• Bradley Karas

          Improvements are coming to FL my friends…they are adding 350 new towers in the state by the end of Q1 according to my rep who had a big meeting with the techs in the area. These are known issues to them apparently

        • Trevnerdio

          You were able to complete a speed test on LTE at Universal?! Ha! I got “error” on either upload or download each time I did it.

    • SirStephenH

      My speeds have been going up due to the deployment of B12…

  • SEBA

    Everything went down. Speeds, calls and text messages. Advanced text messaging and VoLTE are so inconsistent causing more issues

  • gr8gatzby

    I have 19mbps 3G at my place. LTE is 26mbps..

  • John Brown

    I think anyone who has FULLY UNLIMITED data from T-Mobile should download Root Metrics from the play store and constantly test the service as they commute around their areas, much like we did with Sensorly. I seriously think the results for T-Mobile have been skewed by throttled tests as root metrics uses data for testing and a 3gb plan can be blazed through in 5 minutes using consistent testing.

    • SirStephenH

      RootMetrics doesn’t count against your data on ALL T-Mobile plans.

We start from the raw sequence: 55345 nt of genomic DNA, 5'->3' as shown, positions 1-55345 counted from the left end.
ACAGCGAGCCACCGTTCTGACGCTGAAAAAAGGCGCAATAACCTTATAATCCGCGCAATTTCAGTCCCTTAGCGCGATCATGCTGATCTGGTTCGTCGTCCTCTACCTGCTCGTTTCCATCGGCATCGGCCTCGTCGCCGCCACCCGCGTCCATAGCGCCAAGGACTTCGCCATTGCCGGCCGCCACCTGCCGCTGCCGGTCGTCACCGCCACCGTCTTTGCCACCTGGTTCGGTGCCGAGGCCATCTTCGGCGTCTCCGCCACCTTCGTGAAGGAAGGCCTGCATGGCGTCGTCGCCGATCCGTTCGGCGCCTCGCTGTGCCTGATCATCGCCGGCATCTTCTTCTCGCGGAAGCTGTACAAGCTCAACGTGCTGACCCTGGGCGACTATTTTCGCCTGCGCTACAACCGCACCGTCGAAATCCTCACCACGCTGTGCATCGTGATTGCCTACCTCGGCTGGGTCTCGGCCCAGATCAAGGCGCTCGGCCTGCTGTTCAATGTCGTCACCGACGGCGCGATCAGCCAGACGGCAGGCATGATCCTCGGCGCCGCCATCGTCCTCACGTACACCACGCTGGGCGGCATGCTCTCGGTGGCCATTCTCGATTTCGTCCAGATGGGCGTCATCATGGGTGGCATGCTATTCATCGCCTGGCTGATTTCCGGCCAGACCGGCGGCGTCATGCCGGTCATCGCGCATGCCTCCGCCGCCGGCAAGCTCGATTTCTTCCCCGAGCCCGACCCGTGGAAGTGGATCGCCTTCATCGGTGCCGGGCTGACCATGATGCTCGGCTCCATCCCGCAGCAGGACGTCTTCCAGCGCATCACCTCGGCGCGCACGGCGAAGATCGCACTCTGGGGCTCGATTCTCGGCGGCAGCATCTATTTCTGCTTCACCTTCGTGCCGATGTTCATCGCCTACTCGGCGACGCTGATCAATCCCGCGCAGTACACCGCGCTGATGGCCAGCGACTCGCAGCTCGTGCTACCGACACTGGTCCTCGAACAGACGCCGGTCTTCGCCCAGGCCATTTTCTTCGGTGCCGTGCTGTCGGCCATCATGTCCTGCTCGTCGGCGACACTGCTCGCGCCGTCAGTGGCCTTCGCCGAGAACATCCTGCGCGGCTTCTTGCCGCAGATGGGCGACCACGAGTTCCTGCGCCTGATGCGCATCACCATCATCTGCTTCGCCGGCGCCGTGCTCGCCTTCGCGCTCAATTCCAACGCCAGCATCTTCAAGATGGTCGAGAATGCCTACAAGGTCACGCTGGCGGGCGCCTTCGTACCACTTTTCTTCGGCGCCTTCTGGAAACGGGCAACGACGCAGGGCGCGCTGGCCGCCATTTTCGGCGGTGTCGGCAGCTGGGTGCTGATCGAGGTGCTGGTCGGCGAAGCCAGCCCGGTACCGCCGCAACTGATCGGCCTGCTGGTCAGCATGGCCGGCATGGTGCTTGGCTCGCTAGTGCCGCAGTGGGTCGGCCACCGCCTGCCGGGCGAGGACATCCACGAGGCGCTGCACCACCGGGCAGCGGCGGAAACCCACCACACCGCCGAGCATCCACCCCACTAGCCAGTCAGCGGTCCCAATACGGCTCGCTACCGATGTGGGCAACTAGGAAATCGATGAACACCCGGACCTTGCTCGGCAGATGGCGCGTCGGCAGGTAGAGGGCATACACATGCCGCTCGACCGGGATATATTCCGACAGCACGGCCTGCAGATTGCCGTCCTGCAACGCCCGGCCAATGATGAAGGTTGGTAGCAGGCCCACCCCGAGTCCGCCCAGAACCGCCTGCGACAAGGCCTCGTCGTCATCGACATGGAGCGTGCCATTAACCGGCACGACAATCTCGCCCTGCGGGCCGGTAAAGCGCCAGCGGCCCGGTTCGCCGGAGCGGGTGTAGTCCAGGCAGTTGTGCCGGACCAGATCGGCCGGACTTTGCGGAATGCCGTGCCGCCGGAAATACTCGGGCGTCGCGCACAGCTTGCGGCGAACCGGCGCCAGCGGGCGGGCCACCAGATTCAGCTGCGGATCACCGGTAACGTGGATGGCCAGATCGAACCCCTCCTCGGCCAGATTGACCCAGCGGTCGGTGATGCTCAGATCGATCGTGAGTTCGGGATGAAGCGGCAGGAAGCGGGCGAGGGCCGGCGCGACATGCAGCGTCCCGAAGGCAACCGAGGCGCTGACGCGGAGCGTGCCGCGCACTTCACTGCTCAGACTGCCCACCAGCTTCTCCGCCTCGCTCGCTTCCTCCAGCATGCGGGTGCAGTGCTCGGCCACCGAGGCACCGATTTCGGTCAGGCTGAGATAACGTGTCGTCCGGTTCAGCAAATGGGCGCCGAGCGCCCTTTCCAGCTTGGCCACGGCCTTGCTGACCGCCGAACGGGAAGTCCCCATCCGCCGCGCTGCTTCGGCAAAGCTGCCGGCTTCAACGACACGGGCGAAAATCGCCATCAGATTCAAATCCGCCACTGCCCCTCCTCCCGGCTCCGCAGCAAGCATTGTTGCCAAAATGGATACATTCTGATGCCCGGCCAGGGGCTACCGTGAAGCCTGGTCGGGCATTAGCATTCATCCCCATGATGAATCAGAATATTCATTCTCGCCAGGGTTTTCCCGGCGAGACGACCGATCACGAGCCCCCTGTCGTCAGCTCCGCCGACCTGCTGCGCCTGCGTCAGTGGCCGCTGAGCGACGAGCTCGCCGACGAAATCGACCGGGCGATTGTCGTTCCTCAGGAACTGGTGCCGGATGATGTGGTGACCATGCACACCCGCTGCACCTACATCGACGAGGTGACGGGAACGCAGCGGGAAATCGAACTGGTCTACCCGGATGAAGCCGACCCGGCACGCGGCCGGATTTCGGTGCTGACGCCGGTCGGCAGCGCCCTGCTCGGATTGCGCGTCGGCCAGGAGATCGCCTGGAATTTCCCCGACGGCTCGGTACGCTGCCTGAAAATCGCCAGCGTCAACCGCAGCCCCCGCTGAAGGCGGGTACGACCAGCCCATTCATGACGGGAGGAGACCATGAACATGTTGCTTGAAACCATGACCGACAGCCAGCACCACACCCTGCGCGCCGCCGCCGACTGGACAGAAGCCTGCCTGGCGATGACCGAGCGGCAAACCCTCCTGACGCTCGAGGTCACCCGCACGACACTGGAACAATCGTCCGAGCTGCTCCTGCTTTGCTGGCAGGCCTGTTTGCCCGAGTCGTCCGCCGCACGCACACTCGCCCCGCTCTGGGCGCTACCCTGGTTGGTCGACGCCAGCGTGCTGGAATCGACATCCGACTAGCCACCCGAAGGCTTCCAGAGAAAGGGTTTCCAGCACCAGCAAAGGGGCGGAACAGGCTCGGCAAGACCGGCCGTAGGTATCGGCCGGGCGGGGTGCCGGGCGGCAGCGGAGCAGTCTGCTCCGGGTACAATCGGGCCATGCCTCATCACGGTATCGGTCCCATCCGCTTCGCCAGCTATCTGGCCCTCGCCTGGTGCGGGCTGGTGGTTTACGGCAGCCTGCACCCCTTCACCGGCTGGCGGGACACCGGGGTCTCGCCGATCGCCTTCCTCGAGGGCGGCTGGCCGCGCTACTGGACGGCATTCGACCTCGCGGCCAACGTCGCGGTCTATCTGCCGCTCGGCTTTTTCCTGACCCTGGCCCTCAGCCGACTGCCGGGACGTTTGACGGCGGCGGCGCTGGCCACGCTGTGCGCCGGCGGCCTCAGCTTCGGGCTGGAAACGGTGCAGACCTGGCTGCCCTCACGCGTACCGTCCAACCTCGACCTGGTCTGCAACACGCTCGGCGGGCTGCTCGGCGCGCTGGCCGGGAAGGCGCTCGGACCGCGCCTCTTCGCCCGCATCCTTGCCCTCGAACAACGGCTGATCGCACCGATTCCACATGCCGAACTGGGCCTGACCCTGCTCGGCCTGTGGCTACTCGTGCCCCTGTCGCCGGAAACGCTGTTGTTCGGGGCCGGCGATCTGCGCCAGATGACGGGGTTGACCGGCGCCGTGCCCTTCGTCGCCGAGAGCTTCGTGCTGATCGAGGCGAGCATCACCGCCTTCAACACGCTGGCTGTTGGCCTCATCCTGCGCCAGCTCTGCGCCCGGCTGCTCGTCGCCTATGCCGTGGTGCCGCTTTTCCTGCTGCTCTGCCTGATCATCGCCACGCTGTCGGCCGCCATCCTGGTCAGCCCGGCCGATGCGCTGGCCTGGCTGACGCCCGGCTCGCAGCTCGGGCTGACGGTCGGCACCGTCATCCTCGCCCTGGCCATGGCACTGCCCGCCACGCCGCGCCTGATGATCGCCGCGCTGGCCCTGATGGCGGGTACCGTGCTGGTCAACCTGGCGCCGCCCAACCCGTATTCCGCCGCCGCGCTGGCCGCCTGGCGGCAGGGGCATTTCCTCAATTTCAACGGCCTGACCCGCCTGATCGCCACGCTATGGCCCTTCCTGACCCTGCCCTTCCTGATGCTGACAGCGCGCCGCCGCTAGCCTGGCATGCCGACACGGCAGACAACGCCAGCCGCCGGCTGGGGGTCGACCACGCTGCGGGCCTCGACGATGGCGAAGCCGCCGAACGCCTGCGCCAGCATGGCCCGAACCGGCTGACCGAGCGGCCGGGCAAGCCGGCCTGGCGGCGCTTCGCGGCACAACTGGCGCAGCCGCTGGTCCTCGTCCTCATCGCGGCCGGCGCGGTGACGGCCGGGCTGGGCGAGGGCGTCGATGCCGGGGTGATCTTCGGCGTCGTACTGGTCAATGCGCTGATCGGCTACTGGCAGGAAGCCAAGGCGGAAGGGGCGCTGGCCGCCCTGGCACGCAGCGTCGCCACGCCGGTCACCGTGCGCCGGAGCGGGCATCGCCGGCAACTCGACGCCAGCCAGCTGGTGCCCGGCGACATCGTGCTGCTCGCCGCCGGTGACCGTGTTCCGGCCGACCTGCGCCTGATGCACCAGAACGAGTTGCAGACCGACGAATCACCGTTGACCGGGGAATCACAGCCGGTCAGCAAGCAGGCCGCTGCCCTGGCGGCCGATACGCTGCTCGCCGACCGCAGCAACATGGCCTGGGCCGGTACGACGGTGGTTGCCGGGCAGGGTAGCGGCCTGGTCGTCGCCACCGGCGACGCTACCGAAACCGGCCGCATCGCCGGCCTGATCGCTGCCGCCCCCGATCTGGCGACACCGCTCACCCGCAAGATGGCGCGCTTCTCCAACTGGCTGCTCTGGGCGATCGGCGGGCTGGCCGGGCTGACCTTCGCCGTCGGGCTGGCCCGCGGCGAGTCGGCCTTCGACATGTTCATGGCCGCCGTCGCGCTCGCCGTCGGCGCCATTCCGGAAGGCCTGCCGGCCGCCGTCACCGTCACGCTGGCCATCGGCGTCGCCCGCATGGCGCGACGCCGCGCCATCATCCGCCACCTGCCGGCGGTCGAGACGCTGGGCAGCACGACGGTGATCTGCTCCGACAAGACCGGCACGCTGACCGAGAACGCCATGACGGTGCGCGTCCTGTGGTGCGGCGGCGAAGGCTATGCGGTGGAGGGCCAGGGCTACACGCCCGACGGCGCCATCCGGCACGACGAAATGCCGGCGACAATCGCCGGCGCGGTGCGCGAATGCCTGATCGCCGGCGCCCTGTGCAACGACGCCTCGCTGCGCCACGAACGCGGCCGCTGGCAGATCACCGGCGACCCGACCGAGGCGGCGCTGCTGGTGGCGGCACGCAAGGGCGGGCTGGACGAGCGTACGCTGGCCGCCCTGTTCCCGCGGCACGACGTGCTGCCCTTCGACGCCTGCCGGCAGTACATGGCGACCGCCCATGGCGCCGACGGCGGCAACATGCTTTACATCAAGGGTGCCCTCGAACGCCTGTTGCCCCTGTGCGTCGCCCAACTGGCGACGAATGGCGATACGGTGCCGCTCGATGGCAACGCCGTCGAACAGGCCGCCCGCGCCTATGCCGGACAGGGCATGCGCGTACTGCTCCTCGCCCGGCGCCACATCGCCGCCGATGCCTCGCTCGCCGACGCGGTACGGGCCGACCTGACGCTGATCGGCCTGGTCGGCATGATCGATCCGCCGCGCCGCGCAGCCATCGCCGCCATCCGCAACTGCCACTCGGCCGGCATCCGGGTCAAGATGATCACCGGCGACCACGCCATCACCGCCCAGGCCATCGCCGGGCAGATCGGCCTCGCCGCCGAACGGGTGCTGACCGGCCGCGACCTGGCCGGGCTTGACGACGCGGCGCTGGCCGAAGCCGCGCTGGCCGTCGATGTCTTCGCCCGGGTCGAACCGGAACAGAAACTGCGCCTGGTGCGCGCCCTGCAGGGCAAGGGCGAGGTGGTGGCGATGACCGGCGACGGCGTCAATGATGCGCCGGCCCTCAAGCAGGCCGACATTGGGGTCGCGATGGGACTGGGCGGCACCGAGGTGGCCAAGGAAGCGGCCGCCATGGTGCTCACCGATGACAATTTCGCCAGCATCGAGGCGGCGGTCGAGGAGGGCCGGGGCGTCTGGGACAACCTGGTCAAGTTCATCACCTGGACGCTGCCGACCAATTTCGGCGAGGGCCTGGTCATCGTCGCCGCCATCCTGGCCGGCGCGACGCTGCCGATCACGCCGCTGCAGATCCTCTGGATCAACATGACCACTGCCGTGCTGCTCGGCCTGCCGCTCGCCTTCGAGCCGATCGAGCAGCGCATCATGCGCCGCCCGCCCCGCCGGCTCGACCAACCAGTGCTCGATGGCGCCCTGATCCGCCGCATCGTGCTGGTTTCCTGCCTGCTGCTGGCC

• Where did you get this info from? Was this fairly new info? As far as I know speed tests run on the ookla speedtest app don’t count against data on T-Mobile plans. Sensorly and RootMetrics did.

    • Fabian Cortez

      RootMetrics doesn’t use crowd sourcing for their reports, unlike OpenSignal which uses crowd sourcing and their own testing.

  • SirStephenH

    RootMetrics is BS. First they outright ignored B12 in the first half of the year, claiming that that couldn’t find a phone provided by all four networks that supported it despite several choices being available. Then they continued to ignore VoLTE through the second half despite most calls being made over it. Seems like they’ve been trying to stack the deck against T-Mobile.